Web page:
Research has indicated that poor black children are exposed to more violence than other children, not only in their neighborhoods, but also in their homes. Evidence also strongly suggests that children frequently exposed to violence—boys especially—are more likely to be violent themselves later in life. Yet family violence has never gotten the attention it merits in the media. I cop to a bias here. I’ve been reporting on impoverished African-Americans in Chicago for years, and family violence has been a central issue in the lives of the people I’ve written about—again and again and again. I’ve been disappointed that journalists seem to shy away from the subject.
Disappointed, but not surprised. As Moynihan learned, it’s hard to talk about problems in poor black families without sounding like you’re blaming the victim. And given the harm this nation has done to black families for generations, how could African-Americans not be rankled by the raising of the issue?
Coates does address the subject in Between the World and Me. He grew up in a struggling, violent black neighborhood in West Baltimore. Beatings of children by parents were common, he writes. Coates attributes this to the fears of parents about the peril their children faced in the neighborhood, from both peers and the police. His father “beat me as if someone might steal me away, because that is exactly what was happening in the streets around us. Everyone had lost a child, somehow, to the streets, to jail, to drugs, to guns. . . . I would hear it in Dad’s voice—’Either I can beat him, or the police.'”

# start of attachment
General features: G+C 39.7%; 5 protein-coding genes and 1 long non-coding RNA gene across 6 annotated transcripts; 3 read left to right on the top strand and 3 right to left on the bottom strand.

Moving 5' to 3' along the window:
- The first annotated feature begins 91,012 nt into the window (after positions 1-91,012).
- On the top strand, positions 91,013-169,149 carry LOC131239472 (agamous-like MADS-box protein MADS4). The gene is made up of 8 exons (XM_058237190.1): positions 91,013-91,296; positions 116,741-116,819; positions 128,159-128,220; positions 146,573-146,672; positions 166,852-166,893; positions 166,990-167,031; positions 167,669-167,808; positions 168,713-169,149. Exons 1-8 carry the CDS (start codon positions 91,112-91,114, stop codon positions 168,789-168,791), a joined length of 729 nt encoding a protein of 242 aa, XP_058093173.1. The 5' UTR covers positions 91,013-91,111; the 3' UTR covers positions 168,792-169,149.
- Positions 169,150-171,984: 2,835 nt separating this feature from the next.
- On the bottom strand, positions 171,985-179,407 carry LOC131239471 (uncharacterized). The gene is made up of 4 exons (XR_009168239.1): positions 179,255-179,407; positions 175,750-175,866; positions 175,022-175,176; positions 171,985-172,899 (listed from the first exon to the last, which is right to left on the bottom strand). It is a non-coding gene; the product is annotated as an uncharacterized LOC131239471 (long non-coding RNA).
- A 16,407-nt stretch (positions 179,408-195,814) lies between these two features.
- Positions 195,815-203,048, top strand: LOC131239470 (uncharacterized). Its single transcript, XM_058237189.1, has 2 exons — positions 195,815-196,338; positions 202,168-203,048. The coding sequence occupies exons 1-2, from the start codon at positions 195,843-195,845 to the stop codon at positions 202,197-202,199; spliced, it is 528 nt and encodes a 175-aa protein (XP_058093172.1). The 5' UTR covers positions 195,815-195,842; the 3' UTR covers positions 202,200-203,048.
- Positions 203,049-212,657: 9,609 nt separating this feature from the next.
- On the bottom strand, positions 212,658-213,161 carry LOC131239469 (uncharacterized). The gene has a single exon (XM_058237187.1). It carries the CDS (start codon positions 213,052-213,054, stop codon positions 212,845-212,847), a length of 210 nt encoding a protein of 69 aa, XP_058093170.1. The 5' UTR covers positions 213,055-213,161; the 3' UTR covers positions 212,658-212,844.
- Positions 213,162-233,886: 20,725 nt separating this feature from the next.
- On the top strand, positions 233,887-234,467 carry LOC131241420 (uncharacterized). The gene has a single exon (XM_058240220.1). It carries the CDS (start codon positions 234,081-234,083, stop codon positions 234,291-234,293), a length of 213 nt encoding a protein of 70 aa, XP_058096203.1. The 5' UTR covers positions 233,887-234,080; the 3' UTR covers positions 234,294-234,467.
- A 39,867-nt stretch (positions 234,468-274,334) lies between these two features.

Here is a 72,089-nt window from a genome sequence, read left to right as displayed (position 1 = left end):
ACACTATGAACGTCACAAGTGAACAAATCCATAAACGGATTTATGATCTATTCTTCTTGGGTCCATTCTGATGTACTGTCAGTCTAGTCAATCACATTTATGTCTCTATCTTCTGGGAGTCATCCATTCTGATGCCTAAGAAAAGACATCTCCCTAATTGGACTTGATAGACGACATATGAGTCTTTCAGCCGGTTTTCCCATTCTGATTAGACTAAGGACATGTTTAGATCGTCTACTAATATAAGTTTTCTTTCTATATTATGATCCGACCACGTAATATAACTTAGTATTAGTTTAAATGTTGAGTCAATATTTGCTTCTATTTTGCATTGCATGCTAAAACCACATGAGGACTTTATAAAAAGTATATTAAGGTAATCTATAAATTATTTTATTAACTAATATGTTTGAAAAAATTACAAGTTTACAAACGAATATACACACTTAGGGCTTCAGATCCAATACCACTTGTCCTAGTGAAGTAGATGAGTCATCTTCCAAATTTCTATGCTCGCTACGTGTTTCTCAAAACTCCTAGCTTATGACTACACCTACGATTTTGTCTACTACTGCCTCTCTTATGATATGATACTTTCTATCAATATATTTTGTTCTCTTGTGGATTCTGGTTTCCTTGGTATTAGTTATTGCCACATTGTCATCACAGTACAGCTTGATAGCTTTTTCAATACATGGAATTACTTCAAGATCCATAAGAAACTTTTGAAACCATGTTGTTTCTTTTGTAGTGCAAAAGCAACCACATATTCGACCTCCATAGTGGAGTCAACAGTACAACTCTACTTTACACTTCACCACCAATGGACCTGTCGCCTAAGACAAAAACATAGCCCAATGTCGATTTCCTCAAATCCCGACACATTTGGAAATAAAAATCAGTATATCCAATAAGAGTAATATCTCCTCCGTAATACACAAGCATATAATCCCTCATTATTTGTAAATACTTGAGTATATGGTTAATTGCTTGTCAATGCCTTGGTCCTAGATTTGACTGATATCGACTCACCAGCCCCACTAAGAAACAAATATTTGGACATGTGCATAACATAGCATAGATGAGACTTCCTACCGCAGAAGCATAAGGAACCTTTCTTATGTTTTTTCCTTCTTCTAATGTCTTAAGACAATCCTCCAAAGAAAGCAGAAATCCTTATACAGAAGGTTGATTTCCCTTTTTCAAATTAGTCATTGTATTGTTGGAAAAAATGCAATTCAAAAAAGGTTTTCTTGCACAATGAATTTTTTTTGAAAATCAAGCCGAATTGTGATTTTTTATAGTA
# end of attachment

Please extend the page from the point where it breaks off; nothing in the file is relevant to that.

Coates and his childhood friends “cracked jokes on the boy whose mother wore him out with a beating in front of the entire fifth-grade class.” They laughed about the girl “whose mother was known to reach for anything—cable wires, extension cords, pots, pans. We were laughing, but I know that we were afraid of those who loved us most.”
In an interview with Slate in July, Coates said he believes that black parents “at every socioeconomic level” hit their kids more than white parents hit theirs. “I think folks are resolved to scare the hell out of their kids,” he said. “I was young when my son was born and I was scared as hell that he would wind up a drug dealer or in prison or whatever.” But Coates added: “I told my son recently, and I hit him four times, that if I had to do it again, I never would have hit him. . . . It’s still violence. You are perpetrating the thing you are trying to get them to stay out of the way of.”
Coates discussed race, parenting, and punishment on the Atlantic blog five years ago. When it’s relevant, I wish he’d work his intimate understanding of this challenging issue into his full-length articles. It’s certainly relevant in a discussion of crime and punishment. As Coates observes in the recent Atlantic article: “Mass incarceration is, ultimately, a problem of troublesome entanglements. . . . It is not possible to truly reform our justice system without reforming the institutional structures, the communities, and the politics that surround it.”
We need studies of affluent white families as well, of course—perhaps even more. We need to know why they dependably produce people whose response to our nation’s deplorable racial inequities is to quietly tolerate them. v